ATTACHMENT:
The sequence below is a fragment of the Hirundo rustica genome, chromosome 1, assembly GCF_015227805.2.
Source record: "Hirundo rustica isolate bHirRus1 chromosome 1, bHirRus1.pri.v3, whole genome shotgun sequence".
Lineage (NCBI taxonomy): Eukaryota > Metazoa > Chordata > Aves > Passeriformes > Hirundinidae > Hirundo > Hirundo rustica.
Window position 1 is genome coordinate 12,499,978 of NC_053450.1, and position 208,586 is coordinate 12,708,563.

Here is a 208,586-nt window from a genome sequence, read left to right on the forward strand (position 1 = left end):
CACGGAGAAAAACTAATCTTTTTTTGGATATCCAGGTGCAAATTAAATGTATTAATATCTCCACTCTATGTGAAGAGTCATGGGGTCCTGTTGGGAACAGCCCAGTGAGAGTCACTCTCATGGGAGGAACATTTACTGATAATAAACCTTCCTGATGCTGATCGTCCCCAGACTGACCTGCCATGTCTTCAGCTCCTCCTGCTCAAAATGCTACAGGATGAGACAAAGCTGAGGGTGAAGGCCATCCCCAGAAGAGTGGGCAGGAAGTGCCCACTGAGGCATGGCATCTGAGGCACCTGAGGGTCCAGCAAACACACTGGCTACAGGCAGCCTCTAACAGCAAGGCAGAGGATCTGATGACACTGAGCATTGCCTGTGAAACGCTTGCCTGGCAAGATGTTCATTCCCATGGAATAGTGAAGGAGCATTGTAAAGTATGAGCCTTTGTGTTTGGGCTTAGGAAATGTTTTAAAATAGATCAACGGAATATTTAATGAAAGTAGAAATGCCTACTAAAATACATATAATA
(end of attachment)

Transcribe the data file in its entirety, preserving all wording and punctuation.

The sequence below is a fragment of the Hirundo rustica genome, chromosome 1, assembly GCF_015227805.2.
Source record: "Hirundo rustica isolate bHirRus1 chromosome 1, bHirRus1.pri.v3, whole genome shotgun sequence".
Lineage (NCBI taxonomy): Eukaryota > Metazoa > Chordata > Aves > Passeriformes > Hirundinidae > Hirundo > Hirundo rustica.
Window position 1 is genome coordinate 12,499,978 of NC_053450.1, and position 208,586 is coordinate 12,708,563.

Here is a 208,586-nt window from a genome sequence, read left to right on the forward strand (position 1 = left end):
CACGGAGAAAAACTAATCTTTTTTTGGATATCCAGGTGCAAATTAAATGTATTAATATCTCCACTCTATGTGAAGAGTCATGGGGTCCTGTTGGGAACAGCCCAGTGAGAGTCACTCTCATGGGAGGAACATTTACTGATAATAAACCTTCCTGATGCTGATCGTCCCCAGACTGACCTGCCATGTCTTCAGCTCCTCCTGCTCAAAATGCTACAGGATGAGACAAAGCTGAGGGTGAAGGCCATCCCCAGAAGAGTGGGCAGGAAGTGCCCACTGAGGCATGGCATCTGAGGCACCTGAGGGTCCAGCAAACACACTGGCTACAGGCAGCCTCTAACAGCAAGGCAGAGGATCTGATGACACTGAGCATTGCCTGTGAAACGCTTGCCTGGCAAGATGTTCATTCCCATGGAATAGTGAAGGAGCATTGTAAAGTATGAGCCTTTGTGTTTGGGCTTAGGAAATGTTTTAAAATAGATCAACGGAATATTTAATGAAAGTAGAAATGCCTACTAAAATACATATAATA